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Sustainability Film Series shows ‘Switch’ for first viewing

(From left to right) Jeff Ramsdell from the geology department, Lexy Bridges from Fossil Free Appstate, manager New River Light and Power Ed Miller and Allie Garrett, chair of the Renewable Energy Initiative speak as a panel after the movie ‘Switch.’ The film covered the issues of moving from a fossil-fuel dependent society to a renewable energy-based society.

(From left to right) Jeff Ramsdell from the geology department, Lexy Bridges from Fossil Free Appstate, manager New River Light and Power Ed Miller and Allie Garrett, chair of the Renewable Energy Initiative speak as a panel after the movie ‘Switch.’ The film covered the issues of moving from a fossil-fuel dependent society to a renewable energy-based society.The fourth annual Sustainability Film Series began Tuesday with the screening of documentary film “Switch” at 7 p.m. in I.G. Greer’s auditorium.

“Switch” follows geology professor and energy activist Scott Tinker as he attempts to discover all he can about energy sources and the issues facing them. 

“‘Switch’ is the first truly balanced energy film, embraced and supported by people all along the energy spectrum – fossil and renewable, academic and environmental,” according to the film’s website.  

Tinker poses the ultimate question of the film at the beginning when he asks, “How long will it really take to make the switch?” 

The switch he refers to is the shift from a dependence on what he calls “foundational” fuels – coal and oil – to the new generation of energy sources, which includes renewable sources such as water, solar energy, wind, natural gas, geothermal heat and biofuel.

In the film, Tinker visits landmark sites of these industries and discusses the benefits and drawbacks of each with experts in science and economic fields.  

“We try to keep our ears open to people who bring good recommendations,” said Brian Zimmer, a geology professor and film series organizer. “So many of these films point out problems, so we try to find ones that give solutions.”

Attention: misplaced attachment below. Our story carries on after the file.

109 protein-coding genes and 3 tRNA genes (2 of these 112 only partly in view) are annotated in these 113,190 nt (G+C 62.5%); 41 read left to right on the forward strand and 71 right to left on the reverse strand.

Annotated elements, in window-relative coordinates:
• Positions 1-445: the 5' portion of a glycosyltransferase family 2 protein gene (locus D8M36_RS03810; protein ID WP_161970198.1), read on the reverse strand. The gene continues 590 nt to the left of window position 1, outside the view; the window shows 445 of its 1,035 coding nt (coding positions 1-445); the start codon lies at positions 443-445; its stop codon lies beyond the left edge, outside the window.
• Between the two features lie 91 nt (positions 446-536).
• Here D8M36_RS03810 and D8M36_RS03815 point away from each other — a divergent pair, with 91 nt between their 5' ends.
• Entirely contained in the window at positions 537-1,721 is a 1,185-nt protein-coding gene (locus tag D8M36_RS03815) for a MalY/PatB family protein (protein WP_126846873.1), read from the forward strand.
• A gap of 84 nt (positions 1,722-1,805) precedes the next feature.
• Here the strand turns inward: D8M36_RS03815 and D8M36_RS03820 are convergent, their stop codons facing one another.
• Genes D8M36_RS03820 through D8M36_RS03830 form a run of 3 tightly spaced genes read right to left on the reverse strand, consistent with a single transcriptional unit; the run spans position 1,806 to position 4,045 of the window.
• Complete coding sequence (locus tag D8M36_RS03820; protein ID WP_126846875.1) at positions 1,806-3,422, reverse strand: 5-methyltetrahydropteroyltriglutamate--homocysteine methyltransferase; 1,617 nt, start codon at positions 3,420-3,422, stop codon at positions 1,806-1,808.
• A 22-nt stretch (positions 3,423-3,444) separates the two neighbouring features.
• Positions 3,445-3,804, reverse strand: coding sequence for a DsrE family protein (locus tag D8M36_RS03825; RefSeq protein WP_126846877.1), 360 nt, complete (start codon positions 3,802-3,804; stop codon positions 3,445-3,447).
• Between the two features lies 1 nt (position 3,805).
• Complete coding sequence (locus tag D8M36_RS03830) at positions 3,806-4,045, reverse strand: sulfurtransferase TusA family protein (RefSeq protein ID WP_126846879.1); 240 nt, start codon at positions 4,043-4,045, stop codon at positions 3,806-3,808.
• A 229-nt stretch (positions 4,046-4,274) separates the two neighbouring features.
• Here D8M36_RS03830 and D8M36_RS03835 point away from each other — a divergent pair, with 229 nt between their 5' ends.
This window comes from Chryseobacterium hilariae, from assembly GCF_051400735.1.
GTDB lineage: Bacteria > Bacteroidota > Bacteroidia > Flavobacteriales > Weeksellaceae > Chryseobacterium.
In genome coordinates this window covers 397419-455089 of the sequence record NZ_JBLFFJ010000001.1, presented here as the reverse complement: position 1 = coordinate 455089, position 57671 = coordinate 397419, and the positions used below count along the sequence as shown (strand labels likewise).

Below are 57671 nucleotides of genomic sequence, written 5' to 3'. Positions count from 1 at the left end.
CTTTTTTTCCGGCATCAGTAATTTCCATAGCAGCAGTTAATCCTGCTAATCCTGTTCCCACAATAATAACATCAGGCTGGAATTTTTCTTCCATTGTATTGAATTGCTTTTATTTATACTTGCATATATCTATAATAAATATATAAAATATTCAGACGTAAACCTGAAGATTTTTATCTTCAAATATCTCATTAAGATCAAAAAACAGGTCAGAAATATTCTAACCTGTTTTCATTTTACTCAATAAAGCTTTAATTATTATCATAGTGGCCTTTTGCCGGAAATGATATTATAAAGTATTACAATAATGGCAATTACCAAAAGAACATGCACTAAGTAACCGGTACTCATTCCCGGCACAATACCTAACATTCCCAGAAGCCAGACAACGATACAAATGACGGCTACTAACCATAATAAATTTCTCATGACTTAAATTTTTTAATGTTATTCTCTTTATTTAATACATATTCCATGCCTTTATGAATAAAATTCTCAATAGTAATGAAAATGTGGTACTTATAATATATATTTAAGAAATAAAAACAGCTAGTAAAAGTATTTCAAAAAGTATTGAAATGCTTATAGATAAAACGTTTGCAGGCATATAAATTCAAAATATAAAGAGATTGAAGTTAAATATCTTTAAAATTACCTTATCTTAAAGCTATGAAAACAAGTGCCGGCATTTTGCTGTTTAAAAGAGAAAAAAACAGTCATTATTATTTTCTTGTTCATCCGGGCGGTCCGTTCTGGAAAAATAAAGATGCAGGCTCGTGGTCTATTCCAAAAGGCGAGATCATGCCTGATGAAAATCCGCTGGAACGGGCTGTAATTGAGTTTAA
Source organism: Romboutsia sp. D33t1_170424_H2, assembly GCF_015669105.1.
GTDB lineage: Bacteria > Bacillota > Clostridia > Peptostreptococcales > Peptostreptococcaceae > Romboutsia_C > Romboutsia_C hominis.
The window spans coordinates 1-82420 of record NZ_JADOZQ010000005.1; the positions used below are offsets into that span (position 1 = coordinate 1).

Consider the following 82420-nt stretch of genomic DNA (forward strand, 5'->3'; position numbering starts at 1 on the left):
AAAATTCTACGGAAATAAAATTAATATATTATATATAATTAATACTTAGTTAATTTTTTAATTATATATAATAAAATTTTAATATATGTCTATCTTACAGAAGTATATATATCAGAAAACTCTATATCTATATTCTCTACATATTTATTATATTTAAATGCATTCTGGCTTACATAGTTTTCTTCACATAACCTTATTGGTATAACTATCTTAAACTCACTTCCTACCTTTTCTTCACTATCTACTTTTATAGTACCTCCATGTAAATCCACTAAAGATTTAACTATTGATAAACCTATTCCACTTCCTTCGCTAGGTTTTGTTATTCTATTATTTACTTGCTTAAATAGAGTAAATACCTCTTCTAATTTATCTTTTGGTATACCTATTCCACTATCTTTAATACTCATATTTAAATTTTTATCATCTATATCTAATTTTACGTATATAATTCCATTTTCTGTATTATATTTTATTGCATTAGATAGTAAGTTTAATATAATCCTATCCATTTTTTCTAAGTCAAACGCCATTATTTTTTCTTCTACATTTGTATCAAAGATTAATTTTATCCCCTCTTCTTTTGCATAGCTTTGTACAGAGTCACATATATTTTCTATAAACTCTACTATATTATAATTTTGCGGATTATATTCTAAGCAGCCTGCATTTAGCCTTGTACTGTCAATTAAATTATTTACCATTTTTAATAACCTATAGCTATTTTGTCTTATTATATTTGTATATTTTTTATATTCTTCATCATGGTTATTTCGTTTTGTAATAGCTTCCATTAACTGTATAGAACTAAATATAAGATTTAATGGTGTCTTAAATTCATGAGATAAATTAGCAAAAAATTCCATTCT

A campus club also sponsors each film or organization and features a discussion panel after the film’s close.  Renewable Energy Initiative, an organization that works to build sustainable projects on campus, sponsored “Switch.”

“We want to reduce the carbon footprint of ASU,” said sophomore sustainable development major Allie Garrett, who is also the chair of REI. 

 “I would like to have more people at ASU understand what sustainability means,” Garrett said. 

At the panel, Garrett also spoke about the need to look far into the future when discussing energy sources.

“One hundred years from now is not that long,” Garrett said. “My grandkids will still be alive.”

Garrett said since its creation, REI has completed 11 projects. The most recent plan in the works is a parking deck cover made of solar panels. 

The panel included Jeff Ramsdell of the technology and environmental design department, sophomore geology major Lexy Bridges representing a new club – Fossil Free Appstate – and New River Light and Power Manager Ed Miller. The panelists discussed their reactions to the film and took questions from the crowd regarding energy issues on a global and local scale.

The series is sponsored by The Department of Geology, Belk Library, Appalachian Popular Programming Society and the Office of Sustainability. The organizers of the series receive suggestions for films to show and choose from among them.

The next film in the series, “Lords of Nature” will show Tuesday, Feb. 19 in I.G. Greer. This event is free and open to the public.

Story: EMMA SPECKMAN, Senior A&E Reporter

Photo: MARK KENNA, Intern Photographer

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